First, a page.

The Comeback is a delightfully grimy and atmospheric experience. One of the last films by Britain’s ‘King of Sleaze’ Pete Walker – only Home Before Midnight (1979) and House of the Long Shadows (1983) were to follow – this surprisingly effective chiller is in many ways more restrained than his infamous ‘House of’ films and notoriously disturbing masterpiece Frightmare (1974). It is the film’s controlled approach to its grisly premise however which has made it stand the test of time, resulting in a film as enjoyable to watch today as it was when first released in the late 70s.
The story – following fading crooner Nick Cooper (Jack Jones) who, in order to resurrect his singing career, holes himself up in a secluded mansion outside London to work on a new album – has a relatively simple premise. The tension and unease arise when it emerges a killer is on the loose, determined to wipe out – in typically graphic ‘Walker’esque’ fashion – anyone connected with Nick and his attempts to stage a ‘comeback’.
Pete Walker peddled sleaze, and was more than happy to admit it. During a career in filmmaking which spanned fifteen years between 1968 and 1983, he made a series of highly successful, low grade films, which made no pretence at being anything other than fun. However, though he has denied it, his films which frequently focused on twisted family relationships and the exploitation of vulnerable and helpless young women, often had deeply rooted psychological undertones. As such The Comeback contains many of Walker’s trademarks and remains the perfect example of the genre with which he became intrinsically linked.
Money was never something Walker had a lot of to invest in his films and it showed. Foregoing exotic, foreign locations, he instead shot films like The Comeback in and around London, which leant his film’s much of their style and appeal. Nick’s wonderfully elaborate penthouse apartment, hidden behind the facade of a Dockland’s warehouse, where most of The Comeback‘s gruesome set-piece murders take place, is a marvellously elaborate affair entered by means of a decidedly dodgy looking cage lift and nondescript, utilitarian door. From the opening scenes where his ex-wife Gail (played by actress Holly Palance, who had found brief fame as the demonic Damien’s suicidal nanny in The Omen (1976)) is seen walking through a deserted East End on the approach to the disused warehouse which houses Nick’s London pad, Walker and cinematographer Peter Jessop – who collaborated with Walker on several films as well as episodes of the cult TV series The Avengers – capture perfectly the down-at-heel yet vibrant air which gave London its ‘buzz’ during the 1970s. Later, as the action transfers to the Home Counties mansion which Nick’s manager Webster Jones (portrayed by David Doyle of Charlie’s Angels fame) has hired to act as his client’s retreat, the film again exudes that intangible ‘Brtish’ness’ which made productions shot in the capital during the 1970s so appealing.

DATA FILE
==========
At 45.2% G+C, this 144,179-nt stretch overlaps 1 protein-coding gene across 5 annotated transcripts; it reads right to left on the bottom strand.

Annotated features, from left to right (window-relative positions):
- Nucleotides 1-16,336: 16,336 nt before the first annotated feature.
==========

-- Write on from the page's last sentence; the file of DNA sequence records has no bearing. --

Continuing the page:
The film’s other most memorable aspect is the presence of Walker’s favourite actress – the grandame of British horror – Sheila Keith. The cast, for a Pete Walker production, was of a surprisingly high caliber: Americans Jones and Doyle gave the film added appeal for the international market, whilst popular English actress Pamela Stephenson gave an effectively deep performance as Webster’s secretary and Nick’s love interest Linda. But it is Keith – along with character actor Bill Owen as her husband – who stands out. Having made her mark in several of Walker’s previous horror outings, Keith – who said more with a curl of her lip than many actors could with a page of verbose dialogue – gives an unsettling performance as the custodian of Nick’s new home. Her obvious disapproval of his louche lifestyle and questionable career path simply adds to the film’s overall sense of disquiet.
Many aficionados would place The Comeback lower in the cannon of Walker’s work, behind such disturbing delights as House of Whipcord (1974) and Frightmare. However for its sheer grisly fun and moody ambience the film remains an undisputed classic of British horror cinema.